There's been a long gestation period for this album, apparently it took over two years to write and record. How did your ideas change in that time?
Well at the start no one knew I was a songwriter, so I was having songs written for me which just didn't seem right. It wasn't until I was encouraged to write my own material that we really found out who I was. At the beginning we were searching to find out in what capacity I was going to make a record. Then we struggled a little geographically since I was living in North Wales, so a year was spend just trying to get things together. But about a year and half ago I moved to London and that time has been really, really productive.
I write alone sometimes. I write melodies, and sometimes the song, and sometimes go into the studio with the song fully written. Or sometimes I'll just go in and we'll have no idea, we'll just try to see what happens. So there's never any preconception before we go into the studio – though nine times out of ten I'll have something up my sleeve.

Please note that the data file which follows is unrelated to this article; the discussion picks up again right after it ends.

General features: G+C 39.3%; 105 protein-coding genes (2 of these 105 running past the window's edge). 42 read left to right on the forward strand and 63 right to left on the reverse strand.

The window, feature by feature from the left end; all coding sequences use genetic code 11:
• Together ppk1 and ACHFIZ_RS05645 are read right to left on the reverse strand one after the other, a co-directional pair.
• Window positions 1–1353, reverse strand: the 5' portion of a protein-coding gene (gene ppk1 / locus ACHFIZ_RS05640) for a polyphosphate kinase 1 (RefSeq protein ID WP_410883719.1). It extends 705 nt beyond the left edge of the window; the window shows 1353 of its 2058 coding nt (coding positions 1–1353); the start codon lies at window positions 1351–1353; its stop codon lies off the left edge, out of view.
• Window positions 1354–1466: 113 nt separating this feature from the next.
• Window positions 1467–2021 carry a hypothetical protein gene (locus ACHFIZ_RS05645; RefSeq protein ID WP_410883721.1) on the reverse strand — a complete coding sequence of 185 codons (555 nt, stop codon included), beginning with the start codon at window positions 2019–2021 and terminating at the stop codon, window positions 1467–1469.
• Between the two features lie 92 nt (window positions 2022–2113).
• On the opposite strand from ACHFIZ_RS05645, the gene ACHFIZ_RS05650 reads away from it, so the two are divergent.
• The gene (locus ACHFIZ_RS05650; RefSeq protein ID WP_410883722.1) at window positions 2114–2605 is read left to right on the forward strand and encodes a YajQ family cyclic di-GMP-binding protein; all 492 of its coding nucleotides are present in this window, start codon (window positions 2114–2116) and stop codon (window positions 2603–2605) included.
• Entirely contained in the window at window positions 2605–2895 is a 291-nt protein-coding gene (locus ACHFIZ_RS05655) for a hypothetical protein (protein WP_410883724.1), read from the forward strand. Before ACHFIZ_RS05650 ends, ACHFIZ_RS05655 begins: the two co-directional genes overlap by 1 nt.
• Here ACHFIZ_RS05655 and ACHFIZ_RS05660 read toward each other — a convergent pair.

There's a clip on Youtube of yourself and Bernard rehearsing, with you singing the same line over and over. A personal technique, to get into the character of the song?
We wrote that song two years ago and we couldn't remember it! We were at Edwyn Collins' studio and of course we have to get it right first time because we were recording straight to tape. I couldn't remember it and Bernard was trying to remind me, so we were both just humouring each other. And of course, in the end, the first take was was the one that made the record – so it was very much of the moment. I couldn't even remember I'd recorded it!
“Rockferry” is a great single. What more can we expect from the album?